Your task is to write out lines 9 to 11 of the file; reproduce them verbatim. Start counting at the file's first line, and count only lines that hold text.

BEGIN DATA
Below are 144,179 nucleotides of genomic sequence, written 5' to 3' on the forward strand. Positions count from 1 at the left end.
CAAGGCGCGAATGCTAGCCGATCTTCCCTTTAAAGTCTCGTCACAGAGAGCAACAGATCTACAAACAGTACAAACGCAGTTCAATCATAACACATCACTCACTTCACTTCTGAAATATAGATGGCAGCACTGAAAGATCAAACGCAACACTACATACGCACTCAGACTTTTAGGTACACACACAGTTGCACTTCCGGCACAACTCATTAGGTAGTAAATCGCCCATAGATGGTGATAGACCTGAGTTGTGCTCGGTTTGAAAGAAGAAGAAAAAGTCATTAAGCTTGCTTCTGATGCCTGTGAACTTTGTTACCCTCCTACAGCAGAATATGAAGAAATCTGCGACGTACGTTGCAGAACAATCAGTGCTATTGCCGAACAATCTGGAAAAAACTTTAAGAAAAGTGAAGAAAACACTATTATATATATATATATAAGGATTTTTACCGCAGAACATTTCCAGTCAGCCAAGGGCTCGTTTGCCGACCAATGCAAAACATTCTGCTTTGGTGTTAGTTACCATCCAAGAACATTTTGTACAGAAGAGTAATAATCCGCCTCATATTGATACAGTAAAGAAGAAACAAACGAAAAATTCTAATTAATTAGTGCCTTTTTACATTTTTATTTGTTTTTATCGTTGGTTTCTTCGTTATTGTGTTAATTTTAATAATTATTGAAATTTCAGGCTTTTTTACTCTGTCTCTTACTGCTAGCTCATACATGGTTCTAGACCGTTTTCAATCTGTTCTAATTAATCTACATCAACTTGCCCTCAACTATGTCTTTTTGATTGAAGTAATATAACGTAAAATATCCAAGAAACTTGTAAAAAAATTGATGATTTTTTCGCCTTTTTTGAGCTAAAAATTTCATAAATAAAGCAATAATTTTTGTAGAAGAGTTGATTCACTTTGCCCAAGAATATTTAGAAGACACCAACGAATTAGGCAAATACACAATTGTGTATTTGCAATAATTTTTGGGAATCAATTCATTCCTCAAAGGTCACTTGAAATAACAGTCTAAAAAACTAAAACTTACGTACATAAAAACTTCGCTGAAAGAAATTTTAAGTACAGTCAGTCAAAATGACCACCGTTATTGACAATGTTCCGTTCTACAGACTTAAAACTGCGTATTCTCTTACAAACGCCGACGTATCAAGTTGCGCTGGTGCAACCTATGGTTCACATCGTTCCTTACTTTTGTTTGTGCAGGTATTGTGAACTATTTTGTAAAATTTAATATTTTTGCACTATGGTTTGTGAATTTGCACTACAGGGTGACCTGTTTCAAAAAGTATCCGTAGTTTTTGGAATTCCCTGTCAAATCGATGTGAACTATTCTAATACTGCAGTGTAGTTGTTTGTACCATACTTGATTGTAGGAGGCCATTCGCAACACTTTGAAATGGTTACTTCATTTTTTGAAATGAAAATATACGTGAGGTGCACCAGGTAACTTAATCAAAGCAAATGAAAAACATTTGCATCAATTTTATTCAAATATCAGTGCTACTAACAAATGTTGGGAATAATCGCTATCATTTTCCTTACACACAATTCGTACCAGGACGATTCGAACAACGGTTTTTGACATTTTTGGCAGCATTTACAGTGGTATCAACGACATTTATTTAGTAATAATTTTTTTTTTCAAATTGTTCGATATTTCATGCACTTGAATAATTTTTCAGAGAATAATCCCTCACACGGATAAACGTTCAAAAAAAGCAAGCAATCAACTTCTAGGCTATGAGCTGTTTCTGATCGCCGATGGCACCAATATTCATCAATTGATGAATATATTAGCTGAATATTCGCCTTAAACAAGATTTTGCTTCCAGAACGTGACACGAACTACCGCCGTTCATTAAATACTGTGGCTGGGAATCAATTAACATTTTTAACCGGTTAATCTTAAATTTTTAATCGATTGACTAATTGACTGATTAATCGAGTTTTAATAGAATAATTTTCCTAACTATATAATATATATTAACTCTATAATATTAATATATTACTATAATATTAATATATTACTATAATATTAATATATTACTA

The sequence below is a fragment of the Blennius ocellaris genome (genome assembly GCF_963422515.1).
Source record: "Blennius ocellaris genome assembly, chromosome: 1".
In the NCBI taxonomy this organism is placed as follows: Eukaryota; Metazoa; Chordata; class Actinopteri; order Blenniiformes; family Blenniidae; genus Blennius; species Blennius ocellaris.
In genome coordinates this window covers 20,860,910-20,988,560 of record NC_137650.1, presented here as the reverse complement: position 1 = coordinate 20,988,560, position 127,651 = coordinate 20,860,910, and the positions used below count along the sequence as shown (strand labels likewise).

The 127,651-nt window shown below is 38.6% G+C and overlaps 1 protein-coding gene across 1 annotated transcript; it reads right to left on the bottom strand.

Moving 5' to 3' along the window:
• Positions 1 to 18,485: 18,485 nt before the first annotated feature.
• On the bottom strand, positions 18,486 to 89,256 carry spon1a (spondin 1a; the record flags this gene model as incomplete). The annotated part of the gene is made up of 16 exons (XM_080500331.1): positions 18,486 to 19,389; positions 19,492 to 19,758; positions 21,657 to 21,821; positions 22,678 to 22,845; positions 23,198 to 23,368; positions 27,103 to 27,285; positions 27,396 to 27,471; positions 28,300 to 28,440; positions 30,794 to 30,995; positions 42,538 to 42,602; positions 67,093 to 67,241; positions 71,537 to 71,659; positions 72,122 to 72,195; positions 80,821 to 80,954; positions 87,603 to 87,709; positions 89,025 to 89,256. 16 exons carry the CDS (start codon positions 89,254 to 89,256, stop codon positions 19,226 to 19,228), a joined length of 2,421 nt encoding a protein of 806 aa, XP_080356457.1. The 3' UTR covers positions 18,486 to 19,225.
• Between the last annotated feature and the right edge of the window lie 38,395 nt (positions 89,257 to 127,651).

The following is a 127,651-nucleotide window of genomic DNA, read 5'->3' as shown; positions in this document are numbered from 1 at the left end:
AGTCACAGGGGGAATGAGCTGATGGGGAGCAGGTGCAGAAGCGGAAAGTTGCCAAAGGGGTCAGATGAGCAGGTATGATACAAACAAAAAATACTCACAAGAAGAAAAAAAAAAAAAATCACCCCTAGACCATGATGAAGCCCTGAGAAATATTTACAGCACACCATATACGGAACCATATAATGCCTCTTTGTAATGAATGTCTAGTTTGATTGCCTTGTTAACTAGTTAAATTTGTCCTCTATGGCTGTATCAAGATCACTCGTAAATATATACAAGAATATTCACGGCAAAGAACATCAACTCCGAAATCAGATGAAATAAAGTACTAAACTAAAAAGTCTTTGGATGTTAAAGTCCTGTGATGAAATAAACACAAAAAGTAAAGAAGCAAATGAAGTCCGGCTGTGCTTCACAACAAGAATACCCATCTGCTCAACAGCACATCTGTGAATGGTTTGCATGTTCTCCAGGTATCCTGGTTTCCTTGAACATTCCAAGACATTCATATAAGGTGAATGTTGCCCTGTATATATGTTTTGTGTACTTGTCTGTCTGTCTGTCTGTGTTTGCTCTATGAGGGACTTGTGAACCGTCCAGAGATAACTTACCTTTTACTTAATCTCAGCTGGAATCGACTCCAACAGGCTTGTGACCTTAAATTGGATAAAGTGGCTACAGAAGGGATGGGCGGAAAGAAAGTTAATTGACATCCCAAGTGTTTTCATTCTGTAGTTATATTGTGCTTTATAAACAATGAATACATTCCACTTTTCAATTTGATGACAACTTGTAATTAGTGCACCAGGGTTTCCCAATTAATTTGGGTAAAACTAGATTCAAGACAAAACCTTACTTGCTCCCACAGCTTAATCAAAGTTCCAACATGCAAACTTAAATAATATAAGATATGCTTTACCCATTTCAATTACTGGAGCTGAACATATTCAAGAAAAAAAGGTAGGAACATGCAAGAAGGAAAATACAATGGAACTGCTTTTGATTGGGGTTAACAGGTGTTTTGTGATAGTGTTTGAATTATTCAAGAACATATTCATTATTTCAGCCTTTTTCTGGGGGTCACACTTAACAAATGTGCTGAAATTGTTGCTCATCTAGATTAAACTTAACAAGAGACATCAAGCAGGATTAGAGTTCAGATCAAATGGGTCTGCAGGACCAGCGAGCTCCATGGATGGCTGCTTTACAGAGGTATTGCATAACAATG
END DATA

• Positions 1 to 18,485: 18,485 nt before the first annotated feature.
• On the bottom strand, positions 18,486 to 89,256 carry spon1a (spondin 1a; the record flags this gene model as incomplete). The annotated part of the gene is made up of 16 exons (XM_080500331.1): positions 18,486 to 19,389; positions 19,492 to 19,758; positions 21,657 to 21,821; positions 22,678 to 22,845; positions 23,198 to 23,368; positions 27,103 to 27,285; positions 27,396 to 27,471; positions 28,300 to 28,440; positions 30,794 to 30,995; positions 42,538 to 42,602; positions 67,093 to 67,241; positions 71,537 to 71,659; positions 72,122 to 72,195; positions 80,821 to 80,954; positions 87,603 to 87,709; positions 89,025 to 89,256. 16 exons carry the CDS (start codon positions 89,254 to 89,256, stop codon positions 19,226 to 19,228), a joined length of 2,421 nt encoding a protein of 806 aa, XP_080356457.1. The 3' UTR covers positions 18,486 to 19,225.
• Between the last annotated feature and the right edge of the window lie 38,395 nt (positions 89,257 to 127,651).